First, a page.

Foxconn do make stuff for others don't they?
The Fair Labor Association's (FLA's) latest report on workers at Chinese manufacturer Foxconn, Apple's preferred source for many iThings, has found many staff are still working longer hours than is allowed under Chinese law. The report (PDF) is based on audits of Foxconn plants in Guanlan, Longhua and Chengdu. The report was …
Friday 17th May 2013 06:16 GMT Anonymous Coward
Chinese software engineers. I had a few working for me on my last project. They would never go home even when you didn't need them to put in such long hours. I remember one evening at the integration lab being surprised because they had left the office at 7:30 which was far earlier than their usual habit. It turns out they had found out where the nearest Chinese restaurant was (yes really, and there i was thinking the Chinese didn't like their own feed as served-up in the West). But then by 9:15 they were all filing back into the lab to get a bit more work done before turning in.
I hardly dare tell you the average bug fix rates they sustained as compared with Western engineers. It was embarrassing and couldn't to any degree be accounted for by hours alone.
Let me just say "multiples."
They weren't asked or expected to do these hours. They seemed lost if asked not to.
Putting all politics aside. On the practical level alone, how the hell do we think we can compete when such a level that commitment to getting the job done is, in a manner of speaking, in their DNA?
Friday 17th May 2013 06:19 GMT cyke1
Friday 17th May 2013 06:37 GMT Anonymous Coward
No, these were not sweatshop workers, but workers with degrees, working for a a Western company with offices in Beijing. For sure they were paid a lot less than their Western counterparts. Even as AC I won't say the amount. The ratio of cost was about 1/3 their Western equivalent, but note that does not give an indication if relative rates of pay because all business costs are so much lower over there. By Chinese standards they were paid very well and would have been considered successful young men by their peers. Put it this way, they could afford iPhones if they wanted them. So again, multiples of our own engineers productivity,1/3 the cost (the cost ratio is slowly but surely changing BTW and is by now probably edging towards 1/2). We can pretend this isn't happening, but how are we going to compete (other than wait for them to get rich and lazy like us by which time we will probably be poor and lazy) ?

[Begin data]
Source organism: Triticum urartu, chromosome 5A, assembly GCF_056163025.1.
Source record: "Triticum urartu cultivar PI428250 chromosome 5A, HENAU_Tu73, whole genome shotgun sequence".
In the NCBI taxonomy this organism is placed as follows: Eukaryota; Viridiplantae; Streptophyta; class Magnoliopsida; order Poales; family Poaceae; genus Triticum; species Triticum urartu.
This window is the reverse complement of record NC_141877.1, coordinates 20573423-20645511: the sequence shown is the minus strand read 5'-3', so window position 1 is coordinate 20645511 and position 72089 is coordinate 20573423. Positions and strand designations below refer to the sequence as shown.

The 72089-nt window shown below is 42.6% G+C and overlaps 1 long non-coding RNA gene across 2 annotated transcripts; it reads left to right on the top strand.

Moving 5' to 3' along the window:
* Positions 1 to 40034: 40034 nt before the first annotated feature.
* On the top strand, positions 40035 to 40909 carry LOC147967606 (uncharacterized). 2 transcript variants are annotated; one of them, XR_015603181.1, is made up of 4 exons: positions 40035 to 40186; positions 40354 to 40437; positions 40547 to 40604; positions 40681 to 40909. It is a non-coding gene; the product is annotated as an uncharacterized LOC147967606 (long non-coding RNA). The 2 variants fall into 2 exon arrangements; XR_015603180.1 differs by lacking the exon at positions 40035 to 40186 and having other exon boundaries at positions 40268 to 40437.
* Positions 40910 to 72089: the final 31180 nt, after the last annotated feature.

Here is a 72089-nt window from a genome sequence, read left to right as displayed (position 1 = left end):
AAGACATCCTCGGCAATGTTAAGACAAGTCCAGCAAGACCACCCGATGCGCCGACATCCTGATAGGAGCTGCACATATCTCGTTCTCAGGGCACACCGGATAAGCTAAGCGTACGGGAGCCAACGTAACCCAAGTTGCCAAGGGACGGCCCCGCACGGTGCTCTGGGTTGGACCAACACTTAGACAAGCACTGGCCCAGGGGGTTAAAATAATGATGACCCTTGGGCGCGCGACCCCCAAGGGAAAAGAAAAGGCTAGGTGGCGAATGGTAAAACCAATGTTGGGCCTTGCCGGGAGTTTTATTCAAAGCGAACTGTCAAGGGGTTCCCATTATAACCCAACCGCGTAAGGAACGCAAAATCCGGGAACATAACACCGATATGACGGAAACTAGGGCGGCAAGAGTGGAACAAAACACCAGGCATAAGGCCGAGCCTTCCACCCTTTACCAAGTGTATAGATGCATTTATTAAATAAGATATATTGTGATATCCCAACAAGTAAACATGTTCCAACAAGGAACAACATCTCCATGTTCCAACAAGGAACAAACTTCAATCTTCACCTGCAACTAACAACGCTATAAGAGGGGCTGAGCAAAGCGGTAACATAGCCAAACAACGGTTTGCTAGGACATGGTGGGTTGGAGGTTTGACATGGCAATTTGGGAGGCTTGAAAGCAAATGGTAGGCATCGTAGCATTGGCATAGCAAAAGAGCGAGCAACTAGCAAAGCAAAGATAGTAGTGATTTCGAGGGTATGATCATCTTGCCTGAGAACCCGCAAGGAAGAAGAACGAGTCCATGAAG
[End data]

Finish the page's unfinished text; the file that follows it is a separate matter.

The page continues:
Friday 17th May 2013 07:13 GMT Anonymous Coward
Cloud cuckoo land
I take it the fact the number of comments posted on this forum has almost stopped is indication that for at least some of the readers - though we have all known the Chinese have superior productivity for some time - have no reply to stark reality. No matter what political stance we adhere to, no matter how we try to spin it: we, and especially out politicians, are living in cloud cuckoo land.
Friday 17th May 2013 12:29 GMT Jediben
Re: Cloud cuckoo land
I think it's more likely that a vast readership of the Register don't have any first hand experience of the living conditions, working conditions, work ethics, socio-economic environment or cultural backdrop of mainland China, so passing judgement about such things might be deemed unsavoury?